The FTC has reached a settlement with Epic about its handling of privacy for kids and teens who play Fortnite.
When playing Fortnite, you might get matched up with other players to battle it out until there’s just one player or team left. Those players include kids and teens who make up a big part of the hundreds of millions of people who play Fortnite. And it also includes adults — anyone really.
What’s the problem? The FTC says the game’s default settings were not private — voice and text chat were automatically on and turning that off was not easy. That meant players’ voices, including kids and teens, were automatically broadcast to friends and strangers alike. That also meant anyone who saw your kid’s display name, which was also automatically public, could send a friend request. So strangers could play with — and potentially talk and chat with — them again. This, says the FTC, resulted in kids being bullied, threatened, and harassed, including sexually, through Fortnite. For two years, Epic also didn’t get parents’ permission to collect information from their kids under 13 — something required by the Children’s Online Privacy and Protection Act.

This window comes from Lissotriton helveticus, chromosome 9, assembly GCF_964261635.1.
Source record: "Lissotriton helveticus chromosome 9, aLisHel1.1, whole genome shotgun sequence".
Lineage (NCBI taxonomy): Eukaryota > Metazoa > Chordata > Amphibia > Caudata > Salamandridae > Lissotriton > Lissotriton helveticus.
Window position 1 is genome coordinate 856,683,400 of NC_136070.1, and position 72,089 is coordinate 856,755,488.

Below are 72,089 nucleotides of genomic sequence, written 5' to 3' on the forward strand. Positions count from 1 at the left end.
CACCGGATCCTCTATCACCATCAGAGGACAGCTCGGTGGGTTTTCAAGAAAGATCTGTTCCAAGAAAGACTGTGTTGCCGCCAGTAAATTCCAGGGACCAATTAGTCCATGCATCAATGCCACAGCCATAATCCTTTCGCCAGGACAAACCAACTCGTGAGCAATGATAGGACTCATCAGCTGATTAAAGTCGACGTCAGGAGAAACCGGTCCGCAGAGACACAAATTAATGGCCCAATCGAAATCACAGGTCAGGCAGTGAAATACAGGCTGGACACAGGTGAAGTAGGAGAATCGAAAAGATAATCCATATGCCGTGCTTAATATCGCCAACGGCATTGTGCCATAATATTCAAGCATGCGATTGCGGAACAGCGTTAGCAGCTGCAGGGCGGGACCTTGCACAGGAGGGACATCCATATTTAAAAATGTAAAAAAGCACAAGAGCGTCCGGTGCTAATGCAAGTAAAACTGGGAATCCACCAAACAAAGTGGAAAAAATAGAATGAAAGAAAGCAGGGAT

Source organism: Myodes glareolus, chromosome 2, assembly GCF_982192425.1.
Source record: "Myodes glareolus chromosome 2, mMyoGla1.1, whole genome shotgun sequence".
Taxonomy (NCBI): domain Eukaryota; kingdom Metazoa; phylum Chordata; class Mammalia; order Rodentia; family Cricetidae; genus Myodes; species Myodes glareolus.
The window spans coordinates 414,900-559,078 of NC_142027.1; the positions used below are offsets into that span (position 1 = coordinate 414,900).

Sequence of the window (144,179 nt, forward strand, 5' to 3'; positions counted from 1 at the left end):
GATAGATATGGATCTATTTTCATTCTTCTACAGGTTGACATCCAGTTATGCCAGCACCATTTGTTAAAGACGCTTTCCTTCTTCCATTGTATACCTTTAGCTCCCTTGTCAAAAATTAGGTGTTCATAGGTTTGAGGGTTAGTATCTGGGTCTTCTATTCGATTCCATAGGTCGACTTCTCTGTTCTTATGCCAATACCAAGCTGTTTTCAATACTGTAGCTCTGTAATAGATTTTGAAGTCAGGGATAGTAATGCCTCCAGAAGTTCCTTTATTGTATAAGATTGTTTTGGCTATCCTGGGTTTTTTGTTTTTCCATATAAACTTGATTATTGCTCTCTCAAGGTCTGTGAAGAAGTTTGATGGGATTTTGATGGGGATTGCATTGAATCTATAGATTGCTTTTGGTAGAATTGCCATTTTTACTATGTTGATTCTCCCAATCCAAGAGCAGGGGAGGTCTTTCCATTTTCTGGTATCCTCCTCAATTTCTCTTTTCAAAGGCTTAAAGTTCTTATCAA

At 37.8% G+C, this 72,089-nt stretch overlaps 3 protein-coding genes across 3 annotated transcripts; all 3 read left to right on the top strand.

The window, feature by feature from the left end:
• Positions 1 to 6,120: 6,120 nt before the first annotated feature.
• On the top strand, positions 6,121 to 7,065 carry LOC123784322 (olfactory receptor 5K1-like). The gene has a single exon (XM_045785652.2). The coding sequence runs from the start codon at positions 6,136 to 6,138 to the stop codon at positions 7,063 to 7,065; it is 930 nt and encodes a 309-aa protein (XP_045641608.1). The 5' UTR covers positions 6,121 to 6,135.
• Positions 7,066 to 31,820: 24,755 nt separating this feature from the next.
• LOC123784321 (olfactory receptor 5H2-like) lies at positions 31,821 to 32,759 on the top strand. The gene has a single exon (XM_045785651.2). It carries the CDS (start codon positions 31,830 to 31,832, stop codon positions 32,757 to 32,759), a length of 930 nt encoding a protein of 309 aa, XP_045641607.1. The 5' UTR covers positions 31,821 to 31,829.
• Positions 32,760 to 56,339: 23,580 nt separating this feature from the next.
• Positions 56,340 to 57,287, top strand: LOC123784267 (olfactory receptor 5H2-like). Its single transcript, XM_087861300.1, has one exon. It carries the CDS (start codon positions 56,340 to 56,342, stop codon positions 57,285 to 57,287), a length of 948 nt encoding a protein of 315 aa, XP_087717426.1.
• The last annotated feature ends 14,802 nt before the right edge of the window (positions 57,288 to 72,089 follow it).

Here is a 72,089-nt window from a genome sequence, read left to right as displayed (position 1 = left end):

To settle the FTC’s charges, Epic has agreed to change its default settings for kids and teens from public to private, so it blocks open voice and text chat by default. Epic will also put a privacy program in place and pay a $275 million penalty to the U.S. Treasury. (While there won’t be refunds under this settlement, you might be eligible for money back if you were unfairly charged. Learn more at ftc.gov/fortnite.)
Before your kids or teens start playing:
- Know that usernames might be public. Talk about usernames. The best ones won’t include a user’s real name or other personal details about them.
- Check the privacy settings in the game. If the settings are hard to find or hard to make changes to, tell the FTC.
If you think a company is breaking the rules when it comes to you or your kids’ or teens’ privacy, tell the FTC at ReportFraud.ftc.gov.